Blog | HemaCare

New Drug for Sickle Cell Disease Targets Leukocytes

Apr 15, 2015 1:00:12 PM / by Daisy Goodrich

Leukocytes adhere to blood vessels as a mechanism to enter tissue where there is inflammation. Inadvertently, they pile up sickle cell red blood cells.

Mutations in the hemoglobin gene can render a person to a lifetime of sickle cell disease (SCD). While otherwise healthy individuals with one allele (gene copy) of the sickle hemoglobin (HbS) gene are carriers, the disease is seen in those with two HbS alleles – one inherited from each carrier parent. A single HbS allele can also cause SCD in a person who inherits other defects in the second hemoglobin allele.

leukocytes A new drug for sickle cell disease targets leukocytes that catch the deformed red blood cells. Image credits:

HbS proteins aggregate into long polymers and distort red blood cells into sickle shape. Sickle-shaped red blood cells (sRBC) occlude the narrower blood vessels. In addition, leukocytes (white blood cells) stuck on blood vessel walls can compound the occlusion effect by catching sRBC. Occlusion events cause pain and can develop into numerous blood vessel-related life-threatening disease states.

When both parents have family histories of SCD, the fetus can be diagnosed before birth. Stem cell transplantation is being explored as a curative therapy before birth. However, the only relief available for SCD patients today is opioids that decrease the perception of pain.

There is a new drug, GMI-1070, that is being explored for SCD. GMI-1070 works by diminishing the expression of selectin proteins. Selectins are adhesion molecules on blood vessel walls that get expressed to catch bypassing leukocytes. Leukocytes stick to selectins and are pulled out of blood to enable them to sense local cues and make their way to sites of inflammation.[1]

In a mouse model of SCD, the administration of GMI-1070 resulted in reduced adhesion of leukocytes and reduced capture of sRBC by leukocytes. Studies have found that selectins not only control leukocytes but also impart an adhesion-mediated drag on sRBC. Therefore, GMI-1070 is expected to affect sRBC directly as well as through leukocytes to reduce or remove occlusion events.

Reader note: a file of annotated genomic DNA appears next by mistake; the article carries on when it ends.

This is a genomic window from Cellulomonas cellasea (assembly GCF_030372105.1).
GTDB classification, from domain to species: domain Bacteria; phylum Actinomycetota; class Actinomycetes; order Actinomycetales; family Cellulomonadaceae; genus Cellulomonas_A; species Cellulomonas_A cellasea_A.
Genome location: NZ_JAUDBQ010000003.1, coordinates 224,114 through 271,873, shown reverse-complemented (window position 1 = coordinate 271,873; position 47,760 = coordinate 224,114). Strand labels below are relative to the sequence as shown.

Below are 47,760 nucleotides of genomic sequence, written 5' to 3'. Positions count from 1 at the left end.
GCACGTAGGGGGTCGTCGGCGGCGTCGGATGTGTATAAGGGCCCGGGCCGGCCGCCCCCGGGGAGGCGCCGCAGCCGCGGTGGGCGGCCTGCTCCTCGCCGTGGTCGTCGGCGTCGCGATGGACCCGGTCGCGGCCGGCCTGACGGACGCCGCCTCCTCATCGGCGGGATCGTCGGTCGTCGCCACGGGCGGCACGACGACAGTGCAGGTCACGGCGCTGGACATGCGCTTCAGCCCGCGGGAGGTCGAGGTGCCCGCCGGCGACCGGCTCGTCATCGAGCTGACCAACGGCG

In a phase 2 clinical trial, 76 SCD patients hospitalized for blood vessel occlusion were enrolled; 43 patients received GMI-1070, and 33 received a placebo. For patients on GMI-1070, the time when half of the group reached resolution of their occlusion (median time) was 70 hours versus 133 for the placebo group.

Other data also provided clinically meaningful reductions. However, when statistical tests were performed on the data sets from the test and control groups, differences between the groups were not statistically significant for this small study. The trend was favorable nonetheless, and a larger phase 3 study has been registered at

At HemaCare, we provide leukocytes for research and are intrigued that a drug affecting their adhesion molecule might be used therapeutically in SCD. We look forward to further developments.


1. Telen MJ, et al. Randomized phase 2 study of GMI-1070 in SCD: reduction in time to resolution of vaso-occlusive events and decreased opioid use. Blood. 2015 Mar 2.

Topics: Inflammation, Red Blood Cells, Blood Disorders, Basic Research

Daisy Goodrich

Written by Daisy Goodrich

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